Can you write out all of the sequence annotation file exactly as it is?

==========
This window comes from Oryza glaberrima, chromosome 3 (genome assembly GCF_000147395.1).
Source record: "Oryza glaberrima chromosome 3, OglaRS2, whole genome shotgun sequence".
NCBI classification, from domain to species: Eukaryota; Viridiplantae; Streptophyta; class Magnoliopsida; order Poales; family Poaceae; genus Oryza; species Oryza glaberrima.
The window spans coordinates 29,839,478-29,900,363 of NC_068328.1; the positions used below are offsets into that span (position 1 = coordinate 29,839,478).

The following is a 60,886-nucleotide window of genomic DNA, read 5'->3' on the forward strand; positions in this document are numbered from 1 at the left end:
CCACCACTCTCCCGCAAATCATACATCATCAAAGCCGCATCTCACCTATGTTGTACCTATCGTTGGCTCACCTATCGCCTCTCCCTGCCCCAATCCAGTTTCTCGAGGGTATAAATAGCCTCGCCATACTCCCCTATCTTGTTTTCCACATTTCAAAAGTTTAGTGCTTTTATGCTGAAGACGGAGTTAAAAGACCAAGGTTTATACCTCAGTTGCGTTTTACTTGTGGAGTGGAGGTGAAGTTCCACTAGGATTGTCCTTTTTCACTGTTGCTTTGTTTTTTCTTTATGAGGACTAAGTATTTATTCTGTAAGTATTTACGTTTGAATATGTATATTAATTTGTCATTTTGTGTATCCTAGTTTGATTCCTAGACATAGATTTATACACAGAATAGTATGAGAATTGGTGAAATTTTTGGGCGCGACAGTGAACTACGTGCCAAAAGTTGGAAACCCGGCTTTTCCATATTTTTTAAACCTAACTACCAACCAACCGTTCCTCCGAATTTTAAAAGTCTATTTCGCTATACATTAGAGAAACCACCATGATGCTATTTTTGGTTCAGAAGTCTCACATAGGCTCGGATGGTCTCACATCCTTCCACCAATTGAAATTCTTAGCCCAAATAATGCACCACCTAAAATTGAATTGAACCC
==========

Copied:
This window comes from Oryza glaberrima, chromosome 3 (genome assembly GCF_000147395.1).
Source record: "Oryza glaberrima chromosome 3, OglaRS2, whole genome shotgun sequence".
NCBI classification, from domain to species: Eukaryota; Viridiplantae; Streptophyta; class Magnoliopsida; order Poales; family Poaceae; genus Oryza; species Oryza glaberrima.
The window spans coordinates 29,839,478-29,900,363 of NC_068328.1; the positions used below are offsets into that span (position 1 = coordinate 29,839,478).

The following is a 60,886-nucleotide window of genomic DNA, read 5'->3' on the forward strand; positions in this document are numbered from 1 at the left end:
CCACCACTCTCCCGCAAATCATACATCATCAAAGCCGCATCTCACCTATGTTGTACCTATCGTTGGCTCACCTATCGCCTCTCCCTGCCCCAATCCAGTTTCTCGAGGGTATAAATAGCCTCGCCATACTCCCCTATCTTGTTTTCCACATTTCAAAAGTTTAGTGCTTTTATGCTGAAGACGGAGTTAAAAGACCAAGGTTTATACCTCAGTTGCGTTTTACTTGTGGAGTGGAGGTGAAGTTCCACTAGGATTGTCCTTTTTCACTGTTGCTTTGTTTTTTCTTTATGAGGACTAAGTATTTATTCTGTAAGTATTTACGTTTGAATATGTATATTAATTTGTCATTTTGTGTATCCTAGTTTGATTCCTAGACATAGATTTATACACAGAATAGTATGAGAATTGGTGAAATTTTTGGGCGCGACAGTGAACTACGTGCCAAAAGTTGGAAACCCGGCTTTTCCATATTTTTTAAACCTAACTACCAACCAACCGTTCCTCCGAATTTTAAAAGTCTATTTCGCTATACATTAGAGAAACCACCATGATGCTATTTTTGGTTCAGAAGTCTCACATAGGCTCGGATGGTCTCACATCCTTCCACCAATTGAAATTCTTAGCCCAAATAATGCACCACCTAAAATTGAATTGAACCC